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Inclusion body disease of cranes: comparison of pathologic findings in cranes with acquired vs. experimentally induced disease

Journal of the American Veterinary Medical Association

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Abstract

Inclusion body disease of cranes was the cause of death in 17 immature and mature cranes of 5 different species in Wisconsin. A herpesvirus of unknown origin was the apparent cause. An isolate of this herpesvirus was used to experimentally infect 3 species of cranes. Macroscopic and microscopic lesions associated with naturally acquired and experimentally induced disease were essentially identical. Multifocal hepatic and splenic necrosis was found in all cranes evaluated. Necrosis of the gastrointestinal tract, thymus, and bursa of Fabricius also was seen in some of the cranes. Eosinophilic intranuclear inclusion bodies often were commonly associated with hepatic lesions, sometimes with the splenic lesions, and rarely with the thymic or gastrointestinal tract lesions. The lesions of this inclusion body disease were similar to those reported for cranes in Austria from which a crane herpesvirus was isolated.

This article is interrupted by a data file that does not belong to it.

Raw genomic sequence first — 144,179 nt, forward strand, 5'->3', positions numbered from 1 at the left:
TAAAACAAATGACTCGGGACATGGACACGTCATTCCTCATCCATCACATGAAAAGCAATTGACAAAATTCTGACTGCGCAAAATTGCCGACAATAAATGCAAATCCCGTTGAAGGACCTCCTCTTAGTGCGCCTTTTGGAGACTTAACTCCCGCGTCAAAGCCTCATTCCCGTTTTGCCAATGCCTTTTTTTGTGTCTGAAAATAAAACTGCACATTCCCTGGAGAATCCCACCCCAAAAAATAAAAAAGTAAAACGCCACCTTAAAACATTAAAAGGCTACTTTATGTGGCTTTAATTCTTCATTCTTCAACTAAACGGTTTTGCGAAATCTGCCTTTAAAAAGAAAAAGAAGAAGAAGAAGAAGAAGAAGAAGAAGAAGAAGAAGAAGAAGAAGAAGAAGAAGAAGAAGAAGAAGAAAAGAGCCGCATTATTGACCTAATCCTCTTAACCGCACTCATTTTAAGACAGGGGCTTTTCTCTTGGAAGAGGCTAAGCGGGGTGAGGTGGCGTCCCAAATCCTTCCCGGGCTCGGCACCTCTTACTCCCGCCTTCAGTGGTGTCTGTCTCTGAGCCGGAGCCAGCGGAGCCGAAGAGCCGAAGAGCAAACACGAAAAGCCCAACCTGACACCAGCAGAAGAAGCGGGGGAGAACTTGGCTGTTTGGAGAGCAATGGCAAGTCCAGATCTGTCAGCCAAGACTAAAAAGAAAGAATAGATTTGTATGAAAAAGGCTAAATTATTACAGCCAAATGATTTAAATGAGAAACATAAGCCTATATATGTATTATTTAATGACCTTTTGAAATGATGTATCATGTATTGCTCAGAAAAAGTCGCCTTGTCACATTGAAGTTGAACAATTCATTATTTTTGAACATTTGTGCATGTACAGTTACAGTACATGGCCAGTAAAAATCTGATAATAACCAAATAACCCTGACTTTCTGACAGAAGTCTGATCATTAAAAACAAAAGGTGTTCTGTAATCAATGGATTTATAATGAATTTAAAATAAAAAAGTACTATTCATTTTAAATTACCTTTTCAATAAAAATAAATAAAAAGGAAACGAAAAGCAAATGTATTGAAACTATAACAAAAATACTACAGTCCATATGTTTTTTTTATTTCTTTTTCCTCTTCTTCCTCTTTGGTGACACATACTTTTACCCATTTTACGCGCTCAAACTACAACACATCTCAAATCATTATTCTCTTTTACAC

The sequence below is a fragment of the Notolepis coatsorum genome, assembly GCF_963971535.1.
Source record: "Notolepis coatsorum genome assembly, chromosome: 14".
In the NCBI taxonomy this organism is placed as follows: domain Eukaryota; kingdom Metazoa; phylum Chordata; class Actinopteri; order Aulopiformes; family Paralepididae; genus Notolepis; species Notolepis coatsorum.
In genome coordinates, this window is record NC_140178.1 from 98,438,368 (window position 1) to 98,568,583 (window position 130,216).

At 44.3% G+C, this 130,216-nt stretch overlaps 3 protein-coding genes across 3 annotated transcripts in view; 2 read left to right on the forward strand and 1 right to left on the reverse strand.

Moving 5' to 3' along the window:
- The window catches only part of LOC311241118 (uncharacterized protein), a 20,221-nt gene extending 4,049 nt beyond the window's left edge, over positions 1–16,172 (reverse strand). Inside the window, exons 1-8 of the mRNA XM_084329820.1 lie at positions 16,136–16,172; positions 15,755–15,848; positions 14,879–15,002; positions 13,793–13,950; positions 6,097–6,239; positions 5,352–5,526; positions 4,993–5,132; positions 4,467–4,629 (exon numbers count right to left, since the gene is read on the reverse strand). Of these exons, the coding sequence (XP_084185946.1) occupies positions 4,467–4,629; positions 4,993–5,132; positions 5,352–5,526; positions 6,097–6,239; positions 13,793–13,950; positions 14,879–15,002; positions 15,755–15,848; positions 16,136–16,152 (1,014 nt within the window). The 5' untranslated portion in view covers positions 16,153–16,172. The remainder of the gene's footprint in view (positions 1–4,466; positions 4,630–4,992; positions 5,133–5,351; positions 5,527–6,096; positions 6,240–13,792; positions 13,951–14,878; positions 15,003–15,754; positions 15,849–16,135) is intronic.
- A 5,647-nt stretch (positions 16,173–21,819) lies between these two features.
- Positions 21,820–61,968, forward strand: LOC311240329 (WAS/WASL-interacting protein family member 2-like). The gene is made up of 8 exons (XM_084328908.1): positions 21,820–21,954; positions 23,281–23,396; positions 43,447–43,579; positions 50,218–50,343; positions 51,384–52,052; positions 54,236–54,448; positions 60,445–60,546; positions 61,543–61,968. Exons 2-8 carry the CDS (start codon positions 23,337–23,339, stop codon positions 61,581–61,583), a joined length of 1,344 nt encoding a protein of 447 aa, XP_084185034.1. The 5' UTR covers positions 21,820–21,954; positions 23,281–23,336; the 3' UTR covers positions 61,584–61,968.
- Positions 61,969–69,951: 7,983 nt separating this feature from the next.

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Additional Publication Details

Publication type:
Article
Publication Subtype:
Journal Article
Title:
Inclusion body disease of cranes: comparison of pathologic findings in cranes with acquired vs. experimentally induced disease
Series title:
Journal of the American Veterinary Medical Association
Volume
189
Issue:
9
Year Published:
1986
Language:
English
Contributing office(s):
National Wildlife Health Center
Description:
p. 993-996
Larger Work Type:
Article
Larger Work Subtype:
Journal Article
Larger Work Title:
Journal of the American Veterinary Medical Association
First page:
993
Last page:
996
Number of Pages:
4
Country:
United States of America
State:
Wisconsin
Online Only (Y/N):
N
Additional Online Files(Y/N):
N